Last revised by Dr Sonam Vadera on 18 Sep 2021

Epispadias is a rare congenital anomaly that is almost always associated with bladder exstrophy

It occurs in 1 in 30,000 births, with a male: female ratio of 3:1.

The roof of the urethra is absent and the urethra opens anywhere between the base and the glans of the penis.

In males, three types are described - glandular, penile and complete. The glandular form is most common, and the urethra opens on the dorsum of penis, just behind the glans. In the penile form, the opening may be anywhere along penile shaft, however, it is most commonly seen near the base of the penis.

In females, three types have been described - clitoric, subsymphyseal and complete.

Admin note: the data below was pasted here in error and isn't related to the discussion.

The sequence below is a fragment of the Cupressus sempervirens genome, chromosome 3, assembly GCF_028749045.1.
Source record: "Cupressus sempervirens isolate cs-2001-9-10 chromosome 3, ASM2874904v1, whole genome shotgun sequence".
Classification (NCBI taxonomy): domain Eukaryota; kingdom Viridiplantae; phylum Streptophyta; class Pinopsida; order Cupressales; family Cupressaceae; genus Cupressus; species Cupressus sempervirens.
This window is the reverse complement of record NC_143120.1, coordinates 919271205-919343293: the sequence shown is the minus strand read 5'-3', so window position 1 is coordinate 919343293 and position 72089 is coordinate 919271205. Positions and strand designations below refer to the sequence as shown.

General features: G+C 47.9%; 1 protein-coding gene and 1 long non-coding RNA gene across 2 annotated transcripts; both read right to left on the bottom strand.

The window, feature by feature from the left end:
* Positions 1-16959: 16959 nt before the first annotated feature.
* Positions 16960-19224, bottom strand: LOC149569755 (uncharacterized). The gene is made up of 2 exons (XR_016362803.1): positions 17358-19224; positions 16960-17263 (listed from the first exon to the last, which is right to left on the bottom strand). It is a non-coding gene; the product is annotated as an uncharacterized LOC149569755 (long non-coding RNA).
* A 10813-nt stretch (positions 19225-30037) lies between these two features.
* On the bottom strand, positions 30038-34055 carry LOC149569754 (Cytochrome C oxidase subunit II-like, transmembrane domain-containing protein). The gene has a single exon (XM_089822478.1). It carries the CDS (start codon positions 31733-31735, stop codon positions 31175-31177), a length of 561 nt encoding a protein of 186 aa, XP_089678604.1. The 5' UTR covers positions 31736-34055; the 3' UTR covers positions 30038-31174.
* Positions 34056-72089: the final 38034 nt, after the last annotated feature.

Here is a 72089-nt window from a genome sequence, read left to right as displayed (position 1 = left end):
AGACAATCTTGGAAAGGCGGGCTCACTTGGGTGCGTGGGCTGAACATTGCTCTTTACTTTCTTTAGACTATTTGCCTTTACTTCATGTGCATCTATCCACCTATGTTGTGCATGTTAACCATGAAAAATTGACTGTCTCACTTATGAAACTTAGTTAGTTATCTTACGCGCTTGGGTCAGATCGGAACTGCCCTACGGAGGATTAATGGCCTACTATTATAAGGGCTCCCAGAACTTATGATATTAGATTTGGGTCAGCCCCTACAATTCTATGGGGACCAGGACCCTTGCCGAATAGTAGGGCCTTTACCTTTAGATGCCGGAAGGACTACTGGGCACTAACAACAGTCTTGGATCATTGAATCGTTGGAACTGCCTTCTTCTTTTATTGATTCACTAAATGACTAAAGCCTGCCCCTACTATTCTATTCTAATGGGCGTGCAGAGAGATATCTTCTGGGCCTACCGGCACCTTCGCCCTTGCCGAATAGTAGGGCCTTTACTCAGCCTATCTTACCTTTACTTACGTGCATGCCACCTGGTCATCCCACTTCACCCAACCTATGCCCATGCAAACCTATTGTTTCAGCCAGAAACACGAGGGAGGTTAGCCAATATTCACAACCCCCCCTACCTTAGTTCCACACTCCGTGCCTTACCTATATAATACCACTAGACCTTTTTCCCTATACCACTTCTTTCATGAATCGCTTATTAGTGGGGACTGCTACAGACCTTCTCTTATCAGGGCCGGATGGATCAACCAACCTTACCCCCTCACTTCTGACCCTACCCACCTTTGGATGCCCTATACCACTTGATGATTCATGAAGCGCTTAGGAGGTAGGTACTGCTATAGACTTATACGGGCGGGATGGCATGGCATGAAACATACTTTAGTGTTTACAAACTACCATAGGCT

In complete forms of epispadias, incontinence is always seen due to sphincter involvement and is also associated with small bladder capacity.

Incomplete urethral tubularization.

  • exstrophy-epispadias complex (EEC): represents a spectrum of genitourinary malformations ranging in severity from epispadias to classical bladder exstrophy and exstrophy of the cloaca.

Epispadias is a clinical presentation, and does not need a radiological diagnosis. However, associated bladder exstrophy features need to be well understood in this regard.

A Mitrofanoff procedure in an option in selected cases.

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Cases and figures

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